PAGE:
Why Wells Fargo & Co (WFC) Will Increase Its Dividend: Citigroup Inc. (C), Bank of America Corp (BAC)

Source: Dodd-Frank Act Stress Test 2013: Supervisory Stress Test Methodology and Results.

As you can see in the chart above, while Wells Fargo’s tier 1 common capital ratio fell by 290 basis points under the Fed’s “severely adverse” economic scenario, it nevertheless settled at 200 basis points above the 5% regulatory minimum. Translated into dollars and cents, even after being subjected to the central bank’s arguably extreme economic assumptions, it still had $21.34 billion in excess capital above and beyond what’s required.

Indeed, I’d even go so far as to say that it’d be hard to imagine a scenario under which the Fed wouldn’t approve a request by Wells Fargo. Between the third quarter of 2011 and the third quarter of last year, its tier 1 common capital increased by $13.9 billion, or 15%, while its risk-weighted assets grew by only 8.5%. As a result, its excess tier 1 common capital — beyond 5% of risk-weighted assets, that is — shot up by nearly $10 billion. At this rate, in other words, Wells Fargo & Co (NYSE:WFC) could comfortably double its dividend payout and still continue to grow its equity base.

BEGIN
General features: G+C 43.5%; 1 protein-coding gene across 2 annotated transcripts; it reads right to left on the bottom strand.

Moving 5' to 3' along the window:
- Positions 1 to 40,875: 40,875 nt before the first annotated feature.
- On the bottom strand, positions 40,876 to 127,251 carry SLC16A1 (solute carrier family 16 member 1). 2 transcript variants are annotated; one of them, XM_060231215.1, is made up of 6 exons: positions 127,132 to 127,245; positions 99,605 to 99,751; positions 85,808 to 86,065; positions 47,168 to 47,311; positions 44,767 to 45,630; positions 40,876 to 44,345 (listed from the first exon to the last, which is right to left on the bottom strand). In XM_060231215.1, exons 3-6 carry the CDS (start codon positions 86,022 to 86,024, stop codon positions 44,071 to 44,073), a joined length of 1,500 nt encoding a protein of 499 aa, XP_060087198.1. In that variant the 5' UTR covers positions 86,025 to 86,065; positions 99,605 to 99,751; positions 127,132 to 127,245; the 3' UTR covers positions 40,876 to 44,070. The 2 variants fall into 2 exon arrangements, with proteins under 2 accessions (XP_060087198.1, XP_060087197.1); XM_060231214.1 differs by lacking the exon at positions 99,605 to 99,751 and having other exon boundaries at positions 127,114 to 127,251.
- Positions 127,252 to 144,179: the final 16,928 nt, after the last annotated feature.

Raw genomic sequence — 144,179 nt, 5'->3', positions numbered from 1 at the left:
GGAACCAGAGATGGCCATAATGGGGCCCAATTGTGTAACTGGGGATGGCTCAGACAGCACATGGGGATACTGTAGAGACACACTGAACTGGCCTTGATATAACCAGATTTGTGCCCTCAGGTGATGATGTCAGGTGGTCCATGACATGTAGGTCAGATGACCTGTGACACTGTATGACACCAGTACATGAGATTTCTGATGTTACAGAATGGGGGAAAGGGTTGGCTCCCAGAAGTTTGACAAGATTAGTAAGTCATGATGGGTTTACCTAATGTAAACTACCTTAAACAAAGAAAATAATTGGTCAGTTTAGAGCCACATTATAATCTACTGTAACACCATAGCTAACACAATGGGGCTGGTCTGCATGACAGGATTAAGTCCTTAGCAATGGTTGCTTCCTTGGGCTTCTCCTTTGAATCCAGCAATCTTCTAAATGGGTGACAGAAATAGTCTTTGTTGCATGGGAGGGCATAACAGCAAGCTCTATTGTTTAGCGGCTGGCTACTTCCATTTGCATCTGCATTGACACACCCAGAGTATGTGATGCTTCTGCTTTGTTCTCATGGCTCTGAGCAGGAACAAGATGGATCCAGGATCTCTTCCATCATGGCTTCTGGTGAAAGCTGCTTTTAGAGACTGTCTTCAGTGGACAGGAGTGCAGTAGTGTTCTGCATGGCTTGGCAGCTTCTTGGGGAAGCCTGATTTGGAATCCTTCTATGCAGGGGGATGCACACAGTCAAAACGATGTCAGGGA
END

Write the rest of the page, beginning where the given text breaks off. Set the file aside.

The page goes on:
At the end of the day, of course, nothing is guaranteed. But, if you ask me, the likelihood that Wells Fargo will be able to raise its dividend this year is just about as close as you can get to certainty.

The article Why Wells Fargo Will Increase Its Dividend originally appeared on Fool.com and is written by John Maxfield.

John Maxfield owns shares of Bank of America. The Motley Fool recommends Wells Fargo. The Motley Fool owns shares of Bank of America, Citigroup, and Wells Fargo.

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